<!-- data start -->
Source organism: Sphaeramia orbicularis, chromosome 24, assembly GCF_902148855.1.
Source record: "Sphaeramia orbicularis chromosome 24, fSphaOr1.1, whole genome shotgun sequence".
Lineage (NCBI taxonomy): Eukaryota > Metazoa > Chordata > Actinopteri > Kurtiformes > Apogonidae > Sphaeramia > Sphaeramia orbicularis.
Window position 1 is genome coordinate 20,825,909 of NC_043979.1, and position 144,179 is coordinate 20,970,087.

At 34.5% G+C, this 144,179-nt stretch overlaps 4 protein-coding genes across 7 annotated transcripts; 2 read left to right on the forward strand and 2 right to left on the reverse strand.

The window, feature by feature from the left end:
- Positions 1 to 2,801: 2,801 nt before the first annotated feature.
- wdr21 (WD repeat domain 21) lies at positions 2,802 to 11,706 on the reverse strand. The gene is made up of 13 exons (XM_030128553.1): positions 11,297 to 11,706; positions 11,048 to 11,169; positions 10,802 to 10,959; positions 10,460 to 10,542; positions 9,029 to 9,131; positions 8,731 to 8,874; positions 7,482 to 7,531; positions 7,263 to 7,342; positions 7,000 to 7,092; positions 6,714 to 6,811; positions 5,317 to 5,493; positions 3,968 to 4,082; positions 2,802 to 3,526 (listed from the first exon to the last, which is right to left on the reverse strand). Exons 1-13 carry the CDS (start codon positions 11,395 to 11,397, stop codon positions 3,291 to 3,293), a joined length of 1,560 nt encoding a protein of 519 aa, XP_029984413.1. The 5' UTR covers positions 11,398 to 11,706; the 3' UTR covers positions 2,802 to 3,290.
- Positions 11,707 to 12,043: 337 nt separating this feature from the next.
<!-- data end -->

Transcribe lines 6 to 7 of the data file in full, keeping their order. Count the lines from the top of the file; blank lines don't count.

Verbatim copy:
The window, feature by feature from the left end:
- Positions 1 to 2,801: 2,801 nt before the first annotated feature.